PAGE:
Oracle Corporation et al v. SAP AG et al

Filing 1171

FINAL PRETRIAL ORDER. Signed by Judge Hamilton on 5/29/2012. (pjhlc1, COURT STAFF) (Filed on 5/29/2012)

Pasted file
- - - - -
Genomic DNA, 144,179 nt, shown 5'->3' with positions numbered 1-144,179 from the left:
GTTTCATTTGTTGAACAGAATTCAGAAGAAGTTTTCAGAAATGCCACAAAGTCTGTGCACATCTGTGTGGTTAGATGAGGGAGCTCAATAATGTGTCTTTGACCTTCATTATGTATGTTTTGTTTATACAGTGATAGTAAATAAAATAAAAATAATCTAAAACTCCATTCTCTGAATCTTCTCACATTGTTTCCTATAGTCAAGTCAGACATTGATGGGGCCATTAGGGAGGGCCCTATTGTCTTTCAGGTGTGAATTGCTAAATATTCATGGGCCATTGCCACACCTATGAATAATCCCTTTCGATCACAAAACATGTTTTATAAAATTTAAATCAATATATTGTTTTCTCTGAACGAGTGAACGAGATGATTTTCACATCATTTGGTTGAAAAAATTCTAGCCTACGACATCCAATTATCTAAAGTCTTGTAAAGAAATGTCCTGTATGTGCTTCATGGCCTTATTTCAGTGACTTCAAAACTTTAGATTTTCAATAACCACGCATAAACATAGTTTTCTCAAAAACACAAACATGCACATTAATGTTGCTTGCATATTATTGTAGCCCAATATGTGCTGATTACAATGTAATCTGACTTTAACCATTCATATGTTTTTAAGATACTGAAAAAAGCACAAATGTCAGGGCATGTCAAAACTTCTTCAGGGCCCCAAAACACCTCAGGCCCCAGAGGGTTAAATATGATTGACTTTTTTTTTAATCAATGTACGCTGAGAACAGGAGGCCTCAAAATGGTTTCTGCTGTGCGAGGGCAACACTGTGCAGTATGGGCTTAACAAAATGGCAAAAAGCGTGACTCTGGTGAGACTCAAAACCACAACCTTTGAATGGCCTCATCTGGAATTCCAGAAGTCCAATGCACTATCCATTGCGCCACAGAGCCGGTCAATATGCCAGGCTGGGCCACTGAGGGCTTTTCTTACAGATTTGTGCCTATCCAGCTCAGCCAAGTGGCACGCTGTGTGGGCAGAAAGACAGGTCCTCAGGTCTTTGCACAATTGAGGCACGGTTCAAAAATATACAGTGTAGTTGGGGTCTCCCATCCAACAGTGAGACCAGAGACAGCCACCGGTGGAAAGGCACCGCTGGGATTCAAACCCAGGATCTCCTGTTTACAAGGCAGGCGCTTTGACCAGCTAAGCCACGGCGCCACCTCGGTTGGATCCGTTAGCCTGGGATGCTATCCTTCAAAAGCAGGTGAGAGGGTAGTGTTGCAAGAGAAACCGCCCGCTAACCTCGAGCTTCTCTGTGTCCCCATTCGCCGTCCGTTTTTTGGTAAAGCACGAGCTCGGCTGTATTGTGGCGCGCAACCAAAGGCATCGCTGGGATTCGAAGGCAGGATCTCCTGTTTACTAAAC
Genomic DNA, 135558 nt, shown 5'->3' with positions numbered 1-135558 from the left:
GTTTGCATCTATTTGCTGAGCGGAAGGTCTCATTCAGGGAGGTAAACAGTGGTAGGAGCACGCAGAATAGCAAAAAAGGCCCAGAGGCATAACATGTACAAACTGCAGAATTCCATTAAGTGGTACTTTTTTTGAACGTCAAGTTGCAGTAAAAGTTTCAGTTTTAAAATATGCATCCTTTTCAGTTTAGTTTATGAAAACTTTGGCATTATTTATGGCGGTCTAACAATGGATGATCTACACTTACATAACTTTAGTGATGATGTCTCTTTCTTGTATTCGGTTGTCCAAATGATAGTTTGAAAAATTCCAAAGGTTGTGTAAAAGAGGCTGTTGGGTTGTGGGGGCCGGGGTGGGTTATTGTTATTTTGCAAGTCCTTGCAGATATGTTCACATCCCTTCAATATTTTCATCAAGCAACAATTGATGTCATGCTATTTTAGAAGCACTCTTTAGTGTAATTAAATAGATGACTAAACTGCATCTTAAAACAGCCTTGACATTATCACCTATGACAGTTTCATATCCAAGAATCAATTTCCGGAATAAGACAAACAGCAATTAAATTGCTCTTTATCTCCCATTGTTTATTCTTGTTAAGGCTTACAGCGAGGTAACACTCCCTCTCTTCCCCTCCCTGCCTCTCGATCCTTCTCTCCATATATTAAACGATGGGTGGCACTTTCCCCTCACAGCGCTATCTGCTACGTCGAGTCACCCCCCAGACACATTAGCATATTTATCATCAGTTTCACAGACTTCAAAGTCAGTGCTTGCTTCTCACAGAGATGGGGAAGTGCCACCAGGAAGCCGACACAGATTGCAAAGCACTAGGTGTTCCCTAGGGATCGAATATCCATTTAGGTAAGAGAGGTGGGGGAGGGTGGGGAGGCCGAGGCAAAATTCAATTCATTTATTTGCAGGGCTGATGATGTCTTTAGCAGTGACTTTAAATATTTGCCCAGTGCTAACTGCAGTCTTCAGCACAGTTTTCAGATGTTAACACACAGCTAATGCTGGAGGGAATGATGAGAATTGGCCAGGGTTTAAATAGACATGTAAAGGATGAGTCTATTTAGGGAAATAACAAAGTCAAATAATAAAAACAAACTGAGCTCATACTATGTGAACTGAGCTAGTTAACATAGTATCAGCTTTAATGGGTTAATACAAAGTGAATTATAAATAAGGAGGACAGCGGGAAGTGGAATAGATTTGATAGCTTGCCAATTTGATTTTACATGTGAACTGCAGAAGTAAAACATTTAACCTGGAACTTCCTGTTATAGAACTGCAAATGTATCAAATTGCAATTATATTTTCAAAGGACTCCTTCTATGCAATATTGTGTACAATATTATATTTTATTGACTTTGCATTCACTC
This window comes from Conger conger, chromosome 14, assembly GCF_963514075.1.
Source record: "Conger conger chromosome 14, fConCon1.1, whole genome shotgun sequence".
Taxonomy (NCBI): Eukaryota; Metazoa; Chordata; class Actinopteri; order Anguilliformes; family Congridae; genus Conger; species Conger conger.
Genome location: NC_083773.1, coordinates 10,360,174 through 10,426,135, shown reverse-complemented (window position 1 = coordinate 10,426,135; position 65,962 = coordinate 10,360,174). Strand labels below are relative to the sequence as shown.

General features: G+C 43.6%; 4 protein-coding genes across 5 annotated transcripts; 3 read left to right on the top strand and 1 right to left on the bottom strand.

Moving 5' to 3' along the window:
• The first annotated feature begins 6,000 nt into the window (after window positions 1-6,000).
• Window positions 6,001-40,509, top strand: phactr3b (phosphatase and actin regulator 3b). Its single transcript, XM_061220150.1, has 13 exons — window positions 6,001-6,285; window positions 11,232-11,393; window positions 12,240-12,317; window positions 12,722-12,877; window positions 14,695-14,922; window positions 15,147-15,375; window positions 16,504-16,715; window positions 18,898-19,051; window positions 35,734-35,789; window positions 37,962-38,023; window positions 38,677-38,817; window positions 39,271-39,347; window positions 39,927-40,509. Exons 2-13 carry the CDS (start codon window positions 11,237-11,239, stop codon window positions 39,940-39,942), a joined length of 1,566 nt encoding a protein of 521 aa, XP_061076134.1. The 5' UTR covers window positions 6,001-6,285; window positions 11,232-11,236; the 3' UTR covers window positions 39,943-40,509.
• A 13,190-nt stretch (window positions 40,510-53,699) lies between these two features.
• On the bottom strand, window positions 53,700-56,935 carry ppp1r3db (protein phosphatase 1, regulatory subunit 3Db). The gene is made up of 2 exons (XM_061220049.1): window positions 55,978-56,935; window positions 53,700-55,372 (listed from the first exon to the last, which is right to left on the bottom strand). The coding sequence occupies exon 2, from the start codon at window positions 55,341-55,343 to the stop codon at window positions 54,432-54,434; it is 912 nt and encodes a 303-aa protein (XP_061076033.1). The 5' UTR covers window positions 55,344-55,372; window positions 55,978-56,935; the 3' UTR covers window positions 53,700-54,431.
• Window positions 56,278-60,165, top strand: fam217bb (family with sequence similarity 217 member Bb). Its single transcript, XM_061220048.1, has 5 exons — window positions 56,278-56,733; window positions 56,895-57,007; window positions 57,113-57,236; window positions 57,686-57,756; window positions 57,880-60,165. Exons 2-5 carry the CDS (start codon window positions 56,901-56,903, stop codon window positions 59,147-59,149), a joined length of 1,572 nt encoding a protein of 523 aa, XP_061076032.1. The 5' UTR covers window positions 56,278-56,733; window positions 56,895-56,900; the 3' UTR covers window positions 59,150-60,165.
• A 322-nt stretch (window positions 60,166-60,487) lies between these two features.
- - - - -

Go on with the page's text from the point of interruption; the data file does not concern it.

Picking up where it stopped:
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1 2 UNITED STATES DISTRICT COURT 3 NORTHERN DISTRICT OF CALIFORNIA 4 5 6 ORACLE INTERNATIONAL CORPORATION, 7 Plaintiff, No. C 07-1658 PJH 8 v. FINAL PRETRIAL ORDER 9 SAP AG, et al., 10 11 Defendants. ___________________________________/ 12 Pursuant to Rule 16(e) of the Federal Rules of Civil Procedure, this final pretrial 13 order is hereby entered and shall control the course of the trial unless modified by a 14 subsequent order. The joint pretrial statement of the parties is incorporated herein except 15 as modified by the court's ruling on the pretrial motions and objections. 16 I. MOTIONS IN LIMINE 17 1. Plaintiff’s Motion in Limine No. 1 to exclude “customer behavior” testimony by 18 SAP’s damages expert Stephen Clarke is DENIED. The court previously found Mr. Clarke 19 sufficiently qualified to offer testimony in this area, and also found that most of plaintiff’s 20 arguments went to either the weight of the opinions or to the actual merits of the opinions or 21 conclusions. 22 2. Plaintiff’s Motion in Limine No. 2 to exclude testimony by SAP’s expert 23 Stephen Clarke regarding his “market study” of third-party support material is DENIED. 24 The court previously found Mr. Clarke qualified to offer testimony in this area, and to the 25 extent plaintiff objects to the reliability of his conclusions, it may cross-examine on them. 26 3. Plaintiff’s Motion in Limine No. 3 to exclude what it believes to be inadmissible 27 hearsay evidence is GRANTED in part and DENIED in part. With regard to the motion to 28 1 exclude testimony by SAP’s expert Stephen Clarke based on hearsay evidence, the court 2 will permit Mr. Clarke to testify as to his opinions formed even if based on hearsay, but will 3 not permit him to testify as to particular out-of-court statements made by particular Oracle 4 customers unless the statements fall within one of the hearsay exceptions. The same rule 5 will apply with regard to the testimony of Oracle’s expert Paul Meyer. In addition, hearsay 6 documents may be used during cross-examination by either side if the expert has at all 7 considered them, even if he did not ultimately rely on them in forming his opinion and 8 preparing his report. 9 4. Plaintiff’s Motion in Limine No. 4 to exclude testimony by SAP’s expert 10 Stephen Clarke based on late-filed customer declarations is DENIED. The court previously 11 allowed this testimony during the first trial, although the court also ruled then as it does now 12 that the declarations themselves will not be admitted as evidence. 13 5. Plaintiff’s Motion in Limine No. 5 to exclude testimony by SAP’s expert 14 Stephen Clarke regarding a calculation of infringer’s profits that includes a deduction of 15 expenses from defendants’ revenues is DENIED. Plaintiff argues that because the 16 infringement was willful, infringer’s profits should be equal to gross revenues, and that 17 defendants should not be permitted to offset any of their gross revenues by subtracting 18 expenses. However, the court finds no support for this proposition. 19 The language of 17 U.S.C. § 504(b) does not support a rule that overhead expenses 20 cannot be deducted from gross revenues to arrive at profits where the infringement was 21 deliberate or willful. Section 504(b) provides that “[i]n establishing the infringer’s profits, the 22 copyright owner is required to present proof only of the infringer’s gross revenue, and the 23 infringer is required to prove his or her deductible expenses and the elements of profit 24 attributable to factors other than the copyrighted work.” 25 There is no mention of willful infringement in § 504(b) – only in § 504(c) – which 26 relates to statutory damages. The language of § 504(c) shows that where Congress 27 intended to punish willful infringement by authorizing different remedies depending on the 28 defendant’s culpability, it clearly knew how to do so. Section 504(b) makes no distinction 2 1 2 between willful and innocent infringers. In addition, while the Ninth Circuit’s Model Instruction 17.27 may be considered a 3 guide, the Ninth Circuit does not adopt the Model Instructions as authoritative statements of 4 the law. Dang v. Cross 422 F.3d 800, 805 (9th Cir. 2005). Even less should a “Comment” 5 to a Model Instruction be considered an authoritative statement of the law. 6 Moreover, Model Instruction 17.27 is clearly labeled, “Copyright – Damages - Willful 7 Infringement” under 17 U.S.C. § 504(c)(2), which relates to statutory damages which are 8 not sought by plaintiff here. It is Model Instruction 17.24, “Copyright – Damages – 9 Defendant’s Profits” which relates to the measure of damages under 17 U.S.C. § 504(b) 10 which are sought by plaintiff here. Tellingly, there is no Model Instruction that sets forth the 11 standard plaintiff urges the court to adopt. 12 Nor does the Ninth Circuit’s decision in Kamar Int’l v. Russ Berrie and Co., 752 F.2d 13 1326, 1331-31 (9th Cir. 1984), which is cited in the Comment to Model Instruction 17.27, 14 clearly support the statement in the Comment that defendants’ expenses are generally 15 “denied where the defendant’s infringement is willful or deliberate,” since the court in Kamar 16 had previously determined that the defendant was not a willful infringer. 17 To the extent that the parties dispute which categories of expenses can be deducted 18 (assuming defendants meet their burden of proof), that is a matter for the court, not the 19 jury, to decide. 20 6. Defendants’ Motion in Limine No. 1 to exclude evidence and argument 21 regarding new claims relating to lost profits and infringer’s profits is GRANTED in part and 22 DENIED in part. The motion to preclude plaintiffs from reversing their approach to 23 deductible expenses in connection with the infringer’s profits claim is GRANTED, for the 24 reasons set forth above with regard to plaintiff’s Motion in Limine No. 5. 25 The motion to exclude testimony and other evidence regarding the calculation of 26 ongoing support/maintenance revenues (after 2008) up to the time of trial, and regarding 27 the increased profit margin percentage applicable to the added revenue, is DENIED. The 28 court is not persuaded that judicial estoppel applies under these facts; and finds further that 3 1 the supplemental or updated report of Oracle’s expert Paul Meyer is not untimely given that 2 the bulk of the claimed damages were not incurred until after the discovery deadlines 3 preceding the first trial. Thus, it would be unfair to disallow this evidence, subject to 4 plaintiff’s establishing that the claimed damages flow from the pre-2008 infringement. In 5 addition, however, both sides shall make their experts available before trial for further short 6 depositions on this issue and there shall be full disclosure of the claimed damages and any 7 defense thereto. 8 7. 9 Defendants’ Motion in Limine No. 2 to exclude evidence previously offered solely to support excluded damages theories is DENIED in part and DEFERRED in part. 10 The question whether plaintiff may offer evidence to support the theory of hypothetical 11 license damages (including up-sell and cross-sell and saved development costs) has been 12 resolved by the court, most recently in the ruling on plaintiff’s motion for clarification. 13 Defendants have provided examples of evidence relating to “license factors,” “risk 14 acceptance,” “expected financial gains,” and the “risk to plaintiffs’ investment.” However, 15 because defendants have not sufficiently identified the particular items of evidence they 16 seek to have excluded, and because plaintiff argues that some of the evidence may well be 17 relevant to causation, the court is unable to rule on this part of the motion, and defers 18 further consideration until the further conference to be held on June 8, 2012. 19 8. Defendants’ Motion in Limine No. 3 to exclude evidence and argument 20 regarding TomorrowNow’s criminal conviction is GRANTED. Any evidence of willfulness 21 that would be reflected by the guilty plea or conviction is irrelevant to any issue being tried 22 in the case in light of defendants’ stipulation to liability. In addition, this evidence may not 23 be used for impeachment purposes pursuant to Federal Rule of Evidence 609 to impeach 24 the testimony of defendants’ witnesses, as it was the corporation TomorrowNow that pled 25 guilty, not any of the individual executives employed by defendants SAP AG, SAP America, 26 Inc., or TomorrowNow. The corporate conviction has no bearing on the credibility of any 27 individual witness who may be employed by a defendant and no individual witness has 28 been him or herself convicted, such that their own conviction might be employed for 4 1 impeachment. Moreover, unlike the situation in Hickson Corp. v. Norfolk S. Ry. Co., 227 2 F.Supp. 2d 903, 907 (E.D. Tenn. 2002), liability in this case has been conceded, and is 3 therefore not an issue to be decided by the jury. 4 9. Defendants’ Motion in Limine No. 4 to prohibit plaintiff from referring during 5 the trial to “theft” or “stealing” of software by defendants is GRANTED. Defendants have 6 stipulated to liability for copyright infringement, and the jury will be so advised. Balancing 7 the potential for prejudice and the value to plaintiff of characterizing defendants’ conduct as 8 theft, the court concludes that the use of the words “theft” or “stealing” would be 9 inflammatory and would likely be unduly prejudicial to defendants, and is furthermore 10 unnecessary given defendants’ stipulation to liability. Moreover, the use of words 11 associated with criminal conduct could potentially confuse the jury about the nature of this 12 case and what they will be asked to find. Plaintiff may argue that defendants “copied,” 13 “took,” or “used” the software “without authorization,” but may not characterize defendants’ 14 conduct as “theft” or “stealing.” 15 II. 16 DISCOVERY EXCERPTS The parties shall meet and confer and submit a joint set of deposition transcripts as 17 soon as possible, but no later than June 13, 2012 for the court’s ruling on objections. 18 III. 19 EXHIBITS No limit will be set for the number of trial exhibits which need not be brought to the 20 court until the commencement of trial. To the extent possible the court will rule on 21 objections to certain exhibits at a further pretrial conference on June 8, 2012 at 9:00 a.m. 22 The parties shall first meet and confer and shall try to confine their objections to categories 23 or representative documents, as it is not likely that the court will have an opportunity to 24 resolve each and every objection to each and every exhibit before trial. The parties may 25 also submit further briefing on the two evidentiary issues discussed at the conference – the 26 other portions of the At-Risk report not addressed during the first trial and the evidence 27 defendants believe is irrelevant to the remaining theory of damages. Briefing should be 28 complete no later than June 5, 2012. 5 1 IV. 2 VOIR DIRE The parties have submitted a joint jury questionnaire in lieu of questions to be 3 incorporated into the court’s general voir dire questions. The court agrees that the 4 questionnaire will be more efficient and given that it incorporates most, if not all, of the 5 standard questions, only follow up questions will be needed. The court will endeavor to 6 have the questionnaires completed by the jury panel on Friday June 15, 2012, so that they 7 may be reviewed over the weekend. The parties shall supply a joint witness list to 8 comprise the missing attachment “A” to the questionnaire, no later than June 13, 2012. 9 V. 10 JURY INSTRUCTIONS The parties shall meet and confer and submit a joint set of jury instructions revised 11 to reflect the court’s rulings on the motions in limine, other pretrial motions and the 12 discussion at the pretrial conference, no later than June 13, 2012. 13 VI. 14 VERDICT FORMS The parties shall submit a revised joint verdict form, or if unable to agree, separate 15 forms, no later than the first day of trial. 16 VII. TRIAL SCHEDULE AND TIME LIMITS 17 Trial is scheduled to commence on Monday June 18, 2012. Plaintiff’s request for 18 additional trial days is granted and three weeks instead of two weeks will be available for 19 trial. The time will be divided equally between the two sides. As per the February 28, 2012 20 pretrial order, should Mr. Boies’ trial in the Southern District of New York go forward on 21 June 4, 2012, and should plaintiff not elect to go forward with the other lawyers assigned to 22 this case, the June 18, 2012 date for trial will be vacated and this trial will trail, on four 23 weeks’ notice, both the conclusion of the New York trial and the other trials on this court’s 24 calendar. The parties are advised, however, that a three-week trial is significantly more 25 difficult to find an opening for than is a one- or two-week trial. 26 27 IT IS SO ORDERED. Dated: May 29, 2012 ________________________________ PHYLLIS J. HAMILTON United States District Judge 28 6